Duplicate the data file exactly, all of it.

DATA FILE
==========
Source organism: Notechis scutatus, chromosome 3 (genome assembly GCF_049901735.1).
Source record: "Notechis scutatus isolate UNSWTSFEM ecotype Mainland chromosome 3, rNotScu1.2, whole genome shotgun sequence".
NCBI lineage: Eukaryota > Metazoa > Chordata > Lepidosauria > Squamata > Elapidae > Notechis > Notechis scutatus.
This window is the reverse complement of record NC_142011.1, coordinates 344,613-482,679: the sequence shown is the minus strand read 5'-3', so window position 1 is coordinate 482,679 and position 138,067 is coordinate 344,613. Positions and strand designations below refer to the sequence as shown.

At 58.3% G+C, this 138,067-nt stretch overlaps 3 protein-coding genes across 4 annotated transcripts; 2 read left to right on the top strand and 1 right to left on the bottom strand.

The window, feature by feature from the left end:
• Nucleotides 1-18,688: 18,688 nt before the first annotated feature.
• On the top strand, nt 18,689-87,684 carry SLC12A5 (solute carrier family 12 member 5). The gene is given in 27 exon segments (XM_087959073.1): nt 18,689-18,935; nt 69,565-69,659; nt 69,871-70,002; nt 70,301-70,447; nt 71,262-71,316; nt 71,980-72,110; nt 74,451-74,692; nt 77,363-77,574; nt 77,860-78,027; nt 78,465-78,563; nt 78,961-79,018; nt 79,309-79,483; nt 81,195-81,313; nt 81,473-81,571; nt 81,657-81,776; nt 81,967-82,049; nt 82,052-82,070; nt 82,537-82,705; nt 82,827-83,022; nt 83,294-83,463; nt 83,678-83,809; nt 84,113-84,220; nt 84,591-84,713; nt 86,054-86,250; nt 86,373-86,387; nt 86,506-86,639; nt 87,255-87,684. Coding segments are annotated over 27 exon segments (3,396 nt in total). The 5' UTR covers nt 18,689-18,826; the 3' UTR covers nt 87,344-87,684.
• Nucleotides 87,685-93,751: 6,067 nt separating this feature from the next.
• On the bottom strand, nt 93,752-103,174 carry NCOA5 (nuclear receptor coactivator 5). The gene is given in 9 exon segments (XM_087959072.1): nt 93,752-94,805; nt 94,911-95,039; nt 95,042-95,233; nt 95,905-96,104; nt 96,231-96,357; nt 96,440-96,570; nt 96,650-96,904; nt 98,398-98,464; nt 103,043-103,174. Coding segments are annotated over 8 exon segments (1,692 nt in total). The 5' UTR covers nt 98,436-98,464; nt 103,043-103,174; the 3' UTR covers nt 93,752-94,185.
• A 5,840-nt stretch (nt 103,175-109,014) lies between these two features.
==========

Source organism: Notechis scutatus, chromosome 3 (genome assembly GCF_049901735.1).
Source record: "Notechis scutatus isolate UNSWTSFEM ecotype Mainland chromosome 3, rNotScu1.2, whole genome shotgun sequence".
NCBI lineage: Eukaryota > Metazoa > Chordata > Lepidosauria > Squamata > Elapidae > Notechis > Notechis scutatus.
This window is the reverse complement of record NC_142011.1, coordinates 344,613-482,679: the sequence shown is the minus strand read 5'-3', so window position 1 is coordinate 482,679 and position 138,067 is coordinate 344,613. Positions and strand designations below refer to the sequence as shown.

At 58.3% G+C, this 138,067-nt stretch overlaps 3 protein-coding genes across 4 annotated transcripts; 2 read left to right on the top strand and 1 right to left on the bottom strand.

The window, feature by feature from the left end:
• Nucleotides 1-18,688: 18,688 nt before the first annotated feature.
• On the top strand, nt 18,689-87,684 carry SLC12A5 (solute carrier family 12 member 5). The gene is given in 27 exon segments (XM_087959073.1): nt 18,689-18,935; nt 69,565-69,659; nt 69,871-70,002; nt 70,301-70,447; nt 71,262-71,316; nt 71,980-72,110; nt 74,451-74,692; nt 77,363-77,574; nt 77,860-78,027; nt 78,465-78,563; nt 78,961-79,018; nt 79,309-79,483; nt 81,195-81,313; nt 81,473-81,571; nt 81,657-81,776; nt 81,967-82,049; nt 82,052-82,070; nt 82,537-82,705; nt 82,827-83,022; nt 83,294-83,463; nt 83,678-83,809; nt 84,113-84,220; nt 84,591-84,713; nt 86,054-86,250; nt 86,373-86,387; nt 86,506-86,639; nt 87,255-87,684. Coding segments are annotated over 27 exon segments (3,396 nt in total). The 5' UTR covers nt 18,689-18,826; the 3' UTR covers nt 87,344-87,684.
• Nucleotides 87,685-93,751: 6,067 nt separating this feature from the next.
• On the bottom strand, nt 93,752-103,174 carry NCOA5 (nuclear receptor coactivator 5). The gene is given in 9 exon segments (XM_087959072.1): nt 93,752-94,805; nt 94,911-95,039; nt 95,042-95,233; nt 95,905-96,104; nt 96,231-96,357; nt 96,440-96,570; nt 96,650-96,904; nt 98,398-98,464; nt 103,043-103,174. Coding segments are annotated over 8 exon segments (1,692 nt in total). The 5' UTR covers nt 98,436-98,464; nt 103,043-103,174; the 3' UTR covers nt 93,752-94,185.
• A 5,840-nt stretch (nt 103,175-109,014) lies between these two features.